The beginning of Sound Transit’s light rail line extension southward from the SeaTac/Airport station and the start of work on the Angle Lake light rail station at International Blvd. and S. 200th St. made this past year “eventful,” said Gregerson.
As did the passage last November of Proposition 1, which mandates a $15 minimum wage for certain employees in SeaTac and requires city government to regulate the initiative’s wage and benefit requirements.
“The increase in revenues and permit fees has been phenomenal,” Gregerson continued. “All this economic development revolves around new infrastructure,” which is largely financed by the Legislature’s 2013 transportation funding package.
“Permits are also the result of our booming economy as we come out of the recession … 2013 was very successful with revenues almost recovered to pre-recession levels.”
Gregerson said the Angle Lake light rail station, in addition to a large parking area, will feature a number of amenities including pedestrian- and bike-friendly facilities that link with the Des Moines Creek Trail, a variety of shops, and a public plaza.
Another significant transportation project that she noted, one that will “unlock five million square feet of land for economic development,” is a new 24th Ave./26th Ave. connector – being developed in cooperation with Sound Transit and the Port – to provide vehicle access from the south to Sea-Tac Airport.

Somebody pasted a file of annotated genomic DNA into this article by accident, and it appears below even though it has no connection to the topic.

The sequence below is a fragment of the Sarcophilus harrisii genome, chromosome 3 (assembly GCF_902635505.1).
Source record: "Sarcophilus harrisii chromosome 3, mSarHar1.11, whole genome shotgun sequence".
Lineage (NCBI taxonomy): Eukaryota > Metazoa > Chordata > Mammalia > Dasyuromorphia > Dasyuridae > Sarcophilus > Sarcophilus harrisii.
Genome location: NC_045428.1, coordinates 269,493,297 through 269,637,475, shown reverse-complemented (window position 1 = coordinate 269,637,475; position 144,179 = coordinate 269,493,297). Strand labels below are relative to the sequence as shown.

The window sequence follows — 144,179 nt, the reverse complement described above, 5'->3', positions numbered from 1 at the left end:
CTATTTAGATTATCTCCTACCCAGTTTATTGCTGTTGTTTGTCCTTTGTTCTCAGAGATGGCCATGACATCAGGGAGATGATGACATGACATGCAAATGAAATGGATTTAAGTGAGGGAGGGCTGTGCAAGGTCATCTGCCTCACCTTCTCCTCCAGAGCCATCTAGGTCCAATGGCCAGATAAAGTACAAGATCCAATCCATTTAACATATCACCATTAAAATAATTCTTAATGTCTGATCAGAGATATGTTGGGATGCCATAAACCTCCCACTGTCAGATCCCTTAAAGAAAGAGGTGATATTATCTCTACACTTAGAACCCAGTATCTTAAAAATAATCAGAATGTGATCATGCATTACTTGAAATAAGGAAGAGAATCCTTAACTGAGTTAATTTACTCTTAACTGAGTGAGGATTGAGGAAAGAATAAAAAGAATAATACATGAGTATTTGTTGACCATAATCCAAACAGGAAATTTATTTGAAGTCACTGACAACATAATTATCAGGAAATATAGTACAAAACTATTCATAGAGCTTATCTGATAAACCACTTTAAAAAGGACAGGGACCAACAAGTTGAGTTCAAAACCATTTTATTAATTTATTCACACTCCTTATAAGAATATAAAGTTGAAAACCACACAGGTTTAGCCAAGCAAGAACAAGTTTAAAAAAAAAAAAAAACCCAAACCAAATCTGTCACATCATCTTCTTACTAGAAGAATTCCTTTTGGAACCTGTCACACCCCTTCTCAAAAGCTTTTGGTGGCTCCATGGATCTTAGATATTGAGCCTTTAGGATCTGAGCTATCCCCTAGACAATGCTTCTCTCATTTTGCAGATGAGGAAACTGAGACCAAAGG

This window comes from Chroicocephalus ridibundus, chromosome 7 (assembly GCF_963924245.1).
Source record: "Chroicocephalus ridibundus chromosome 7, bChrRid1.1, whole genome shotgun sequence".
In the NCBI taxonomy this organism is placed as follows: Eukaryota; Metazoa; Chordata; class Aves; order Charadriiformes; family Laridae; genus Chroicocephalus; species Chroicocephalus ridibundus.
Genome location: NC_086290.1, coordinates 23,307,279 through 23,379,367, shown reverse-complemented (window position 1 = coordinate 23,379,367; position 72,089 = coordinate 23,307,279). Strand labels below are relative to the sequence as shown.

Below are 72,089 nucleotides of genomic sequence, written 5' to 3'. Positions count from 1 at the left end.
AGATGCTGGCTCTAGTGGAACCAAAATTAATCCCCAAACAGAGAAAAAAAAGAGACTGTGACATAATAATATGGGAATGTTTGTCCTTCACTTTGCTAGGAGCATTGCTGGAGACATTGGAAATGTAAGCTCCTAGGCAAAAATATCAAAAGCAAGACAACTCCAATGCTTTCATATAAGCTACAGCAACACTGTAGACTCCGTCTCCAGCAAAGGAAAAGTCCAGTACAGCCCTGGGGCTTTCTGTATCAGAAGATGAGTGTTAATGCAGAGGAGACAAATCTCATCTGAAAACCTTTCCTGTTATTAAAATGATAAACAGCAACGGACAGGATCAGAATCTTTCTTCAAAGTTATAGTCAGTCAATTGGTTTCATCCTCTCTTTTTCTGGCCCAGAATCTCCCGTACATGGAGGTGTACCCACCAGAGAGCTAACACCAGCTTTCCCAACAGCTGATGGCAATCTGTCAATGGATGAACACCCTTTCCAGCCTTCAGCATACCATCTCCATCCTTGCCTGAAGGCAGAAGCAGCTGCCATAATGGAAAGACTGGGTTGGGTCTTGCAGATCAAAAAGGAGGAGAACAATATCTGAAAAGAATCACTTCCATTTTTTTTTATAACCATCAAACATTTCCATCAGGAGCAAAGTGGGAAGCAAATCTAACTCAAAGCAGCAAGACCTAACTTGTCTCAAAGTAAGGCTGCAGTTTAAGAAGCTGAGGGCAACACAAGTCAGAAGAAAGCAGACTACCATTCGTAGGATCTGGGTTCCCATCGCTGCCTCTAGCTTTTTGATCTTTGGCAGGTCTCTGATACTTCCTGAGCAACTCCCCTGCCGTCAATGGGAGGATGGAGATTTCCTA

Enhancing SeaTac’s designation as a Tourism Promotion Area – as a significant regional hub with the international airport, light rail, and Interstate 5 – is the addition of lodging facilities with a major expansion at Cedarbrook Lodge and plans to build the Hyatt Place, a new hotel.
She added that last year’s merger of the SeaTac and Kent fire departments was a “seamless transition” that continues to go well.
“It’s been a very eventful year,” Kaplan declared. “Our best days are ahead.”
Delayed time and again by the recession, the Des Moines Creek Business Park immediately south of Sea-Tac Airport “is now ready for development,” Kaplan said. Ground will be broken for both the Phase I and “a lot of” the Phase II projects this year due to “strong tenant interest.”
He expressed appreciation to the Port of Seattle, which owns the business park property, for its cooperation with the city in the development plans.
As Des Moines readies for this construction, the city’s Gateway Project to improve highway access from Pacific Highway S. to the business park just off S. 216th St. is nearing completion and will be finished yet this year.